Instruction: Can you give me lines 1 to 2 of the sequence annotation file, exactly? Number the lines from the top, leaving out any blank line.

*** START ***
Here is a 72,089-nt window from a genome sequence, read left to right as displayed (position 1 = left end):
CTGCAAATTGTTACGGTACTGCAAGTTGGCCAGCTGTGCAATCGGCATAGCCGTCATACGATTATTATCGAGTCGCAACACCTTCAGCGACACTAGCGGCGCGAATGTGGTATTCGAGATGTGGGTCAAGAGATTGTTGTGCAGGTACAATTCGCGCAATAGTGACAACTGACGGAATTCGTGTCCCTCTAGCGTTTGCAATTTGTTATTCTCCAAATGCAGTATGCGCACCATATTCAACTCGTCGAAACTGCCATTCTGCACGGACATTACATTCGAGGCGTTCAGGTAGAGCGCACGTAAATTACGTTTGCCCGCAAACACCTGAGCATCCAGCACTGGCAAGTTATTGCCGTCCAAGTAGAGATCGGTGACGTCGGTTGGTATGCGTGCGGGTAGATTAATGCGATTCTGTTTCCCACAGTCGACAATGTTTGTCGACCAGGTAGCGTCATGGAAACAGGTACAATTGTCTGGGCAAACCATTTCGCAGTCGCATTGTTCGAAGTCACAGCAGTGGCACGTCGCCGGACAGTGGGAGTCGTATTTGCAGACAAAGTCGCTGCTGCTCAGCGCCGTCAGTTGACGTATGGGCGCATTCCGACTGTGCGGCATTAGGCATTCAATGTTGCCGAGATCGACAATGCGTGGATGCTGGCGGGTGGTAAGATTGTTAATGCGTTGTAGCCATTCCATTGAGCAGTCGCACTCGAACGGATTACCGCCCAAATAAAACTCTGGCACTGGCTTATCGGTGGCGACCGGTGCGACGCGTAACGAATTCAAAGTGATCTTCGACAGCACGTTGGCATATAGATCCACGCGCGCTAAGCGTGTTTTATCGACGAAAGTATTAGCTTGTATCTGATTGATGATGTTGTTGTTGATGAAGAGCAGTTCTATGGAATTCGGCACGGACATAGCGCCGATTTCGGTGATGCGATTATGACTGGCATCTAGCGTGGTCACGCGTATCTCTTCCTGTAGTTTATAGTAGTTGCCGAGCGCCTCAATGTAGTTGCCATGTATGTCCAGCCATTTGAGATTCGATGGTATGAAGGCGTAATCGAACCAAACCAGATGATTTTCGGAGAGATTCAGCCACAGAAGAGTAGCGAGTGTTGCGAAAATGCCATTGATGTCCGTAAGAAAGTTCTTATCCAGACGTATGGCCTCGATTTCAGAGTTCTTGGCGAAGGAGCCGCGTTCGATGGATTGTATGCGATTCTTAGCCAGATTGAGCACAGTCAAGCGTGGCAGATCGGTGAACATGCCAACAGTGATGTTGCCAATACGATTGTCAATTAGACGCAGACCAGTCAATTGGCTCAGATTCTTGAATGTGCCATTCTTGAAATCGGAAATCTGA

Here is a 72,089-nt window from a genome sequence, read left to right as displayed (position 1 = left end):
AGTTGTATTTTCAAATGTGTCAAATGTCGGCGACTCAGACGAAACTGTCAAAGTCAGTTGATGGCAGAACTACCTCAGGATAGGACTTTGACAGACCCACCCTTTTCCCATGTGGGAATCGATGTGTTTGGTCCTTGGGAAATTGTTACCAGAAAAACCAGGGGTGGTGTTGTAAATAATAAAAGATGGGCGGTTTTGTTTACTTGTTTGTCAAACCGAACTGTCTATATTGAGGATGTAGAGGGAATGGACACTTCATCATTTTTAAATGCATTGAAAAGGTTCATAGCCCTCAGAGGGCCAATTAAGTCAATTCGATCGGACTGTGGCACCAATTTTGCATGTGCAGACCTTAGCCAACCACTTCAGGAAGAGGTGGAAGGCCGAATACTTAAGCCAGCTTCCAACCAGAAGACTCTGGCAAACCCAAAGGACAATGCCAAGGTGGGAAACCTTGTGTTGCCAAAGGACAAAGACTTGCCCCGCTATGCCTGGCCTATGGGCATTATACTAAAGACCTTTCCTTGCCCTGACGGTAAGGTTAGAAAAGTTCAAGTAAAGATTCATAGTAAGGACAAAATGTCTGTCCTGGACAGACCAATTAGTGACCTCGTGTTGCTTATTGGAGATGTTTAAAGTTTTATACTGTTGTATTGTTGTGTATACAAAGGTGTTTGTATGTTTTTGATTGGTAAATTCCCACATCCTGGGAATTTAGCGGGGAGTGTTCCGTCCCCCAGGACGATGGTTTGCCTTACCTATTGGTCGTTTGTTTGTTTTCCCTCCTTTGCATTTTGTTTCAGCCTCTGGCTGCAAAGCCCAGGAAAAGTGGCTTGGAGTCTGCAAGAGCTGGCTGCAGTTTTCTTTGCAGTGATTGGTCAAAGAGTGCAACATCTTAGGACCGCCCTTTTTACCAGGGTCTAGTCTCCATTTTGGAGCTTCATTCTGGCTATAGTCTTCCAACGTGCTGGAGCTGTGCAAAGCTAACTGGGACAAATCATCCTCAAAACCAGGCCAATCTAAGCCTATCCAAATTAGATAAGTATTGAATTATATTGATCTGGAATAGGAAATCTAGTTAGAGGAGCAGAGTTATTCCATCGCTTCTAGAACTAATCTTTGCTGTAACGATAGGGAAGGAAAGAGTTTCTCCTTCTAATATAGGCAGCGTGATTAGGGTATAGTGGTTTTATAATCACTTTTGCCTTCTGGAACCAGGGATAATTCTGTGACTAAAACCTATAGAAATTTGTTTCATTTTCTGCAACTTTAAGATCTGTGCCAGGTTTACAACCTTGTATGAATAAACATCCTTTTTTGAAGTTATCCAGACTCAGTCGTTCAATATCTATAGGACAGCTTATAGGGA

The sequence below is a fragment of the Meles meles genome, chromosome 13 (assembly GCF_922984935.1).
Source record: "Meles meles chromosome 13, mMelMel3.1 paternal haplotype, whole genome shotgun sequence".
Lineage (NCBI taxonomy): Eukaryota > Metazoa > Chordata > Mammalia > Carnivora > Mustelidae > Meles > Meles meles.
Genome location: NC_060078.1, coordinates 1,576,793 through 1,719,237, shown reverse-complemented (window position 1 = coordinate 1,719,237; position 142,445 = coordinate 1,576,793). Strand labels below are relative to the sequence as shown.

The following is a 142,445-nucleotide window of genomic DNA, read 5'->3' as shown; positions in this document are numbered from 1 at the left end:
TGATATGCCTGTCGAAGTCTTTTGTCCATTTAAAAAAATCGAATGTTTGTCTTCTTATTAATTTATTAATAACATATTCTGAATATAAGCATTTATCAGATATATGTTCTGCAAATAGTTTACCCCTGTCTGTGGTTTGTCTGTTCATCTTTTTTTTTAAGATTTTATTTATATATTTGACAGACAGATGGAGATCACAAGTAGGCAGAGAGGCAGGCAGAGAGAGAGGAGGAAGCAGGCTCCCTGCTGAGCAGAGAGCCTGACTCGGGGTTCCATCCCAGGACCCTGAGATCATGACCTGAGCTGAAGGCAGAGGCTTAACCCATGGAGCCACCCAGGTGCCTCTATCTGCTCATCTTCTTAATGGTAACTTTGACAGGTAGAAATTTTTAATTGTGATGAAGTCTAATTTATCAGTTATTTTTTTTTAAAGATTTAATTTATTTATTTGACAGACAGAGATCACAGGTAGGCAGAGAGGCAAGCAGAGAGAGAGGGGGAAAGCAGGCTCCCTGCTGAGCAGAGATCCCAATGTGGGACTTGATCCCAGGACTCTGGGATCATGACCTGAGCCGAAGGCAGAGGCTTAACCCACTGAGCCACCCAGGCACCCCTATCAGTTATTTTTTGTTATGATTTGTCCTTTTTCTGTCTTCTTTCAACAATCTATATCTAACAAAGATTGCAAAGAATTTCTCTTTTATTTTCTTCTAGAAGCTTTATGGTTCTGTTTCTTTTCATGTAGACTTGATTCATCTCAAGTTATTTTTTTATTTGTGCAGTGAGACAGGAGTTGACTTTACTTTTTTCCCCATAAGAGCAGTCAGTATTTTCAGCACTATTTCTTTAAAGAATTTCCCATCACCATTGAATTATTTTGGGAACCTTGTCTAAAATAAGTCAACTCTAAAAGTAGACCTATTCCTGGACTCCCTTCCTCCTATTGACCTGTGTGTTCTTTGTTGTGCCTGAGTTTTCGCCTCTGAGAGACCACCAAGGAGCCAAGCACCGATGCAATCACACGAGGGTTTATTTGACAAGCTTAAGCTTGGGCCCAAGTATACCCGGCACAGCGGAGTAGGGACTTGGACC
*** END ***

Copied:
Here is a 72,089-nt window from a genome sequence, read left to right as displayed (position 1 = left end):
CTGCAAATTGTTACGGTACTGCAAGTTGGCCAGCTGTGCAATCGGCATAGCCGTCATACGATTATTATCGAGTCGCAACACCTTCAGCGACACTAGCGGCGCGAATGTGGTATTCGAGATGTGGGTCAAGAGATTGTTGTGCAGGTACAATTCGCGCAATAGTGACAACTGACGGAATTCGTGTCCCTCTAGCGTTTGCAATTTGTTATTCTCCAAATGCAGTATGCGCACCATATTCAACTCGTCGAAACTGCCATTCTGCACGGACATTACATTCGAGGCGTTCAGGTAGAGCGCACGTAAATTACGTTTGCCCGCAAACACCTGAGCATCCAGCACTGGCAAGTTATTGCCGTCCAAGTAGAGATCGGTGACGTCGGTTGGTATGCGTGCGGGTAGATTAATGCGATTCTGTTTCCCACAGTCGACAATGTTTGTCGACCAGGTAGCGTCATGGAAACAGGTACAATTGTCTGGGCAAACCATTTCGCAGTCGCATTGTTCGAAGTCACAGCAGTGGCACGTCGCCGGACAGTGGGAGTCGTATTTGCAGACAAAGTCGCTGCTGCTCAGCGCCGTCAGTTGACGTATGGGCGCATTCCGACTGTGCGGCATTAGGCATTCAATGTTGCCGAGATCGACAATGCGTGGATGCTGGCGGGTGGTAAGATTGTTAATGCGTTGTAGCCATTCCATTGAGCAGTCGCACTCGAACGGATTACCGCCCAAATAAAACTCTGGCACTGGCTTATCGGTGGCGACCGGTGCGACGCGTAACGAATTCAAAGTGATCTTCGACAGCACGTTGGCATATAGATCCACGCGCGCTAAGCGTGTTTTATCGACGAAAGTATTAGCTTGTATCTGATTGATGATGTTGTTGTTGATGAAGAGCAGTTCTATGGAATTCGGCACGGACATAGCGCCGATTTCGGTGATGCGATTATGACTGGCATCTAGCGTGGTCACGCGTATCTCTTCCTGTAGTTTATAGTAGTTGCCGAGCGCCTCAATGTAGTTGCCATGTATGTCCAGCCATTTGAGATTCGATGGTATGAAGGCGTAATCGAACCAAACCAGATGATTTTCGGAGAGATTCAGCCACAGAAGAGTAGCGAGTGTTGCGAAAATGCCATTGATGTCCGTAAGAAAGTTCTTATCCAGACGTATGGCCTCGATTTCAGAGTTCTTGGCGAAGGAGCCGCGTTCGATGGATTGTATGCGATTCTTAGCCAGATTGAGCACAGTCAAGCGTGGCAGATCGGTGAACATGCCAACAGTGATGTTGCCAATACGATTGTCAATTAGACGCAGACCAGTCAATTGGCTCAGATTCTTGAATGTGCCATTCTTGAAATCGGAAATCTGA